Date: January 1, 1996
Creator: Janiszewska, J.M.; Ramsay, R.R.; Hoffman, M.J. & Gregorek, G.M.
Partner: UNT Libraries Government Documents Department

The Effect of Excimer Laser Treatment on the Surface Roughness and Fracture Strength of Alumina Substrates

Description: The microelectronics industry requires alumina substrates with exceptionally smooth surfaces and few surface defects to allow successful deposition of metallic films for reliable electronic performance. Irradiation by a 248-nm wavelength excimer laser beam (KrF) at a fluence of 125 mJ/mm{sup 2} and at various angles of incidence is shown to significantly reduce the surface roughness of alumina substrates. However, irradiation also creates a fine particulate deposit of alumina that only partially adheres to the substrate and impedes deposition of metal films. Annealing in air between 1350 C and 1450 C was found to remove the particles by sintering. As-received material showed surface roughness average (R{sub a}) mean values of 457 nm, which was reduced to 60 nm (mean) following irradiation and 71 nm (mean) following irradiation and annealing at 1350 C. Irradiation also produced a decrease in the number and severity of surface defects. The flexural strength and Weibull modulus were both increased by laser irradiation and thermal treatment. Flexural strength went from an as-received value of 450 MPa to 560 MPa following irradiation/sintering, measured at 10% probability of failure. The Weibull modulus was increased from the as-received value of about 9, to about 13 following irradiation/sintering. It was concluded that irradiation at an angle of incidence of 60{degree} from perpendicular was most effective in producing a low surface roughness.
Date: May 13, 1998
Creator: Smoot, J. E.
Partner: UNT Libraries Government Documents Department

Multilayer coatings of 10x projection for extreme-ultraviolet lithography

Description: Two new sets of projections optics for the prototype 10X reduction EUV lithography system were coated with Mo/Si multilayers. The coating thickness was graded across the optics by using shadow masks to ensure maximum throughput at all incidence angles in the camera. The overall deviation of the (normalized) wavelength response across the clear aperture of each mirror is below 0.01% RMS. However, the wavelength mismatch between two optics coated in different runs is up to 0.07 nm. Nevertheless, this is still within the allowed tolerances, and the predicted optical throughput loss in the camera due to such wavelength mismatch is about 4%. EUV reflectances of 63-65% were measured around 13.40 nm for the secondary optics, which is in good agreement with the expected reflectance based on the substrate finish as measured with AFM.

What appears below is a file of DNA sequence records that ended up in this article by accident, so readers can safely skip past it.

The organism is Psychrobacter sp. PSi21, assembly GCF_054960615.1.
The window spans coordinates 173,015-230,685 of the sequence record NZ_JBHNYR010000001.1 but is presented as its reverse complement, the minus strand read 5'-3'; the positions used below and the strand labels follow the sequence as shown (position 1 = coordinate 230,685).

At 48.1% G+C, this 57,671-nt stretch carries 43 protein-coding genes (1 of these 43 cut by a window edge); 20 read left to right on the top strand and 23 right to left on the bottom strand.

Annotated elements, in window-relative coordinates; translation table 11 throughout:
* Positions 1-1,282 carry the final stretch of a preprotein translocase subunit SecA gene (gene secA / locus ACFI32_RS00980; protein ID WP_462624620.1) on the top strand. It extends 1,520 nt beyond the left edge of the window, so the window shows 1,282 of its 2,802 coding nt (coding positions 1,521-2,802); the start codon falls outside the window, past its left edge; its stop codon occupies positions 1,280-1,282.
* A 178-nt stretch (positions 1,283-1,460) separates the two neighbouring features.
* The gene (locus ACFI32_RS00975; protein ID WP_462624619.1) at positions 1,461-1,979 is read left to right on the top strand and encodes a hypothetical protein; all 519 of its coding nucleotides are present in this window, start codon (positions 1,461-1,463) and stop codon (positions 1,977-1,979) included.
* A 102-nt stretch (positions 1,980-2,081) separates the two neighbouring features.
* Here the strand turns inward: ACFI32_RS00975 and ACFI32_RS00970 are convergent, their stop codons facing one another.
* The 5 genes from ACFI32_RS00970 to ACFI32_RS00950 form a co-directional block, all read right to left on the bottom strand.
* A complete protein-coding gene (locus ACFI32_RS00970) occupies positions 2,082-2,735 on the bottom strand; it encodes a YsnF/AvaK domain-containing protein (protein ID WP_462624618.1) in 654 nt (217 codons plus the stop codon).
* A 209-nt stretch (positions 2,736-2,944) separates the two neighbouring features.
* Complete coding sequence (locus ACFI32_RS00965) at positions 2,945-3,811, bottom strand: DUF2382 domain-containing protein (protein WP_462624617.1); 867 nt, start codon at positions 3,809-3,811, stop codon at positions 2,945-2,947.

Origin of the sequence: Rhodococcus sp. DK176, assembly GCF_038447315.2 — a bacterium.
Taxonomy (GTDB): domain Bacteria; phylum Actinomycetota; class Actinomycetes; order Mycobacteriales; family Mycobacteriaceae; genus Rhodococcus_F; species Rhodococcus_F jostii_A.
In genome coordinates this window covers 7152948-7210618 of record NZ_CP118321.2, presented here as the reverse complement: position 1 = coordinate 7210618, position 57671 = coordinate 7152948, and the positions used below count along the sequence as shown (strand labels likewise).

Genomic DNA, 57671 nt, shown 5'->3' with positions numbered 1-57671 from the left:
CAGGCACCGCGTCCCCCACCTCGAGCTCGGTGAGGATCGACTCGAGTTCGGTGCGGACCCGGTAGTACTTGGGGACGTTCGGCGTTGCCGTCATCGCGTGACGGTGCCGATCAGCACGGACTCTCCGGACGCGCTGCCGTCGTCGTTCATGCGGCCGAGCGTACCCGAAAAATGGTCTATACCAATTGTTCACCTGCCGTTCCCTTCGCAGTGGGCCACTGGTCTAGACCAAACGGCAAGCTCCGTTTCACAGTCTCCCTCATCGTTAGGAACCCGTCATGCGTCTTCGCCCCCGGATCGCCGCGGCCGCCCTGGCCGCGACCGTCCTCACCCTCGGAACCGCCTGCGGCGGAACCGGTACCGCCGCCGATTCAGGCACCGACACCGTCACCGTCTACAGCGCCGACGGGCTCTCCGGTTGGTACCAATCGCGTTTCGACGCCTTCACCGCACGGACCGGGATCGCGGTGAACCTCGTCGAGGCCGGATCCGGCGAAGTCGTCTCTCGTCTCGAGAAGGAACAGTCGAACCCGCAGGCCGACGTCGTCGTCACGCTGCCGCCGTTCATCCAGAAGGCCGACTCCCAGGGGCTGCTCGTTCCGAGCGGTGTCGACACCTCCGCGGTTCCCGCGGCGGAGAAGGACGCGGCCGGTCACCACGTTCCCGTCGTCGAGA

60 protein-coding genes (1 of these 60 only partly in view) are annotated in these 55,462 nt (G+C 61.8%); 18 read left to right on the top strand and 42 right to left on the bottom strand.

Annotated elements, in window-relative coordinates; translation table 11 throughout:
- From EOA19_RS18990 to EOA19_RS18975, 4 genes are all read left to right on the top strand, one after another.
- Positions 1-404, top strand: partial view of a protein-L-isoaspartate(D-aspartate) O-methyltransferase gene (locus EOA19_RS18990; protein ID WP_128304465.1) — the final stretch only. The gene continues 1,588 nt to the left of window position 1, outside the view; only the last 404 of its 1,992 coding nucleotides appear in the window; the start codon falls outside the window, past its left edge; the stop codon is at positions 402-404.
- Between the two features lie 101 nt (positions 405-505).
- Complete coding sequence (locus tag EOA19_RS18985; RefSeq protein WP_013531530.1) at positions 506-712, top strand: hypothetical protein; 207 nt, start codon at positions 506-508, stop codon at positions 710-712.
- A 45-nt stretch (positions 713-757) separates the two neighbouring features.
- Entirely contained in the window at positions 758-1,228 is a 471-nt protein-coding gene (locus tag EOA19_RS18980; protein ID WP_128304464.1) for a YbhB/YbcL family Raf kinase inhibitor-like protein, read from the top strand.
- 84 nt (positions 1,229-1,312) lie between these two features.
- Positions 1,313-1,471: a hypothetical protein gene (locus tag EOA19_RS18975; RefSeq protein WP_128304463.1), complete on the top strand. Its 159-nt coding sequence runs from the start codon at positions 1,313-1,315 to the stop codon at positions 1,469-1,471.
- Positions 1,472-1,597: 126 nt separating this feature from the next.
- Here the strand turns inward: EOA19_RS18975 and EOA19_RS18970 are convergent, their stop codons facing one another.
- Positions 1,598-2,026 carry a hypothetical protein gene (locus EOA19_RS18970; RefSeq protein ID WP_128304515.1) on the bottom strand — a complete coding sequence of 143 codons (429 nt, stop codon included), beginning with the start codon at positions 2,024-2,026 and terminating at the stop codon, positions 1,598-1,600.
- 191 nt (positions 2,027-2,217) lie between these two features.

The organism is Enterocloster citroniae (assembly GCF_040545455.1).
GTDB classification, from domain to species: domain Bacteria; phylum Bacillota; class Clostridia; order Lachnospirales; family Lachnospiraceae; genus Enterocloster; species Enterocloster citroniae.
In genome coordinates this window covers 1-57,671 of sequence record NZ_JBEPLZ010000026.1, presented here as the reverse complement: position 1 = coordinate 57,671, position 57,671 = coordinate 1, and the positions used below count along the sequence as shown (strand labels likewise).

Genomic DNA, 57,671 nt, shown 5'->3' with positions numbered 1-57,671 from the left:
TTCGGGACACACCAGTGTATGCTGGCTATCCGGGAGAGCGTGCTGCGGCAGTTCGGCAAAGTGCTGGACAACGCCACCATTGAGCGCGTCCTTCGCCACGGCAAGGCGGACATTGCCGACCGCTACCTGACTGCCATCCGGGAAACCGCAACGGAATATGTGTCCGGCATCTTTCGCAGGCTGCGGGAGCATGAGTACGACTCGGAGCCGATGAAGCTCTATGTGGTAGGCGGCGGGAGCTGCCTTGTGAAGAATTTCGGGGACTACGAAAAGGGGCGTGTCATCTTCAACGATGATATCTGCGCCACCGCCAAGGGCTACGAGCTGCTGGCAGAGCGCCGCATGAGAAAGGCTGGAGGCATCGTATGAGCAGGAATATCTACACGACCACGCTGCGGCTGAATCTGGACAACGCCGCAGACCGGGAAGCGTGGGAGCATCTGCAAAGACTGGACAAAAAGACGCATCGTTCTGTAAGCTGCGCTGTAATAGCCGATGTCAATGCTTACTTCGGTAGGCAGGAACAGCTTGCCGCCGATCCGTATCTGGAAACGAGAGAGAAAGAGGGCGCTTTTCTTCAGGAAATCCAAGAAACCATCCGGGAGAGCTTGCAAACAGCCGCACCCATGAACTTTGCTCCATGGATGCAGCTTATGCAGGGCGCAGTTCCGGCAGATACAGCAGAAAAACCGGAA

Date: March 9, 1999
Creator: Folta, J. A.; Montcalm, C/; Spiller, E. & Wedowski, M.
Partner: UNT Libraries Government Documents Department

Design and modeling of 40 keV X-ray optics for Titan experiment

Description: In 2004 we designed and fabricated a 40 keV W/SiC multilayer coated mirrors with 2.0 nm period thickness that were tested at RAL (UK) in winter 2004/2005. The mirrors reflected from 35 to 70 keV (different grazing incidence angles) and showed high reflectivity. However, there was not enough beamtime at RAL to obtain quantitative results. Similar experiment will now be performed in Titan facility (LLNL). In this report we design and model multilayers with even shorter period than the ones used in 2004/2005 experiments. Our goal is to fabricate 1 nm period W/SiC multilayers with high reflectivity. This will enable operation at higher angle of grazing incidence and simplified the mounting fixture.
Date: June 22, 2006
Creator: Bajt, S
Partner: UNT Libraries Government Documents Department

Realizing thin electromagnetic absorbers for wide incidence angles from commercially available planar circuit materials